One artifact that would prove problematic for Dr. Petiot was found in his pocket at the time of his arrest: A child’s ration card. The name on the card was “René Wetterwald”, but this was not the original name—it had been rubbed off and altered from “René Kneller.” René Kneller was the 7-year-old son of Kurt and Greta Kneller. The Knellers had been Jews living in occupied Paris, and they had grown weary of the mortal dread that a knock on the door could bring. After a close brush with a deportation squad, the Knellers decided to take up an offer for help from their family doctor, Dr. Marcel Petiot. On 17 July 1942, “Dr. Eugène” received the small family. They had obediently packed their bags with clothing, valuables, and cash, and acquired passport photos. They were not wealthy, but the doctor had agreed to accept their furniture as payment; he would collect it after their departure. The Knellers disappeared into the mansion at 21 Rue le Sueur, escaping capture by the Nazis. Soon a few of the Knellers’ friends and relatives began to receive postcards from Greta, describing a hard journey to Argentina and a husband in deteriorating health. Confusingly, these postcards were signed “Marguerite,” a Gallicized spelling of her first name “Margareth,” and this despite the fact that she went by her middle name. Authorities tried and failed to locate the Knellers in Argentina.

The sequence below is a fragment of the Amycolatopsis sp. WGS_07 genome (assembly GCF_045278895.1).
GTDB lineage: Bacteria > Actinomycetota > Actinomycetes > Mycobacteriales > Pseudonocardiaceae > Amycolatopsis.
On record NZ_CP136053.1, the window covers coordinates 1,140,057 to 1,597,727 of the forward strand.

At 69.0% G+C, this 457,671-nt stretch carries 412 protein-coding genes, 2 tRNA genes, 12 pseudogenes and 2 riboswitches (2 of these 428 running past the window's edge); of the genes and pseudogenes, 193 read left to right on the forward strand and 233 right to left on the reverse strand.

Similar stories began to condense from the fog of evidence—people evidently disappeared into Dr. Petiot’s network, followed by postcards and letters describing a hard journey and health problems, usually with the oddly formal signoff of a full name. Many of the letters looked alike. Police began to suspect that “Dr. Eugène” wasn’t actually helping people escape from France, at least not in the traditional sense of the word. Rather, detectives suspected that the family physician Marcel Petiot was inviting desperate people to bring all of their cash and valuables to his office, where he had a small, triangular room that could not be opened from the inside, where he injected the would-be escapees with a lethal substance under the guise of travel vaccinations, and shut the door until they collapsed into a dismemberable state. Or, perhaps the lethal substance was a poison gas released in the chamber once it was closed. In any case, the passport photos were a red herring, the corpses inconvenient remnants, and the cash, gold, and jewelry his reward.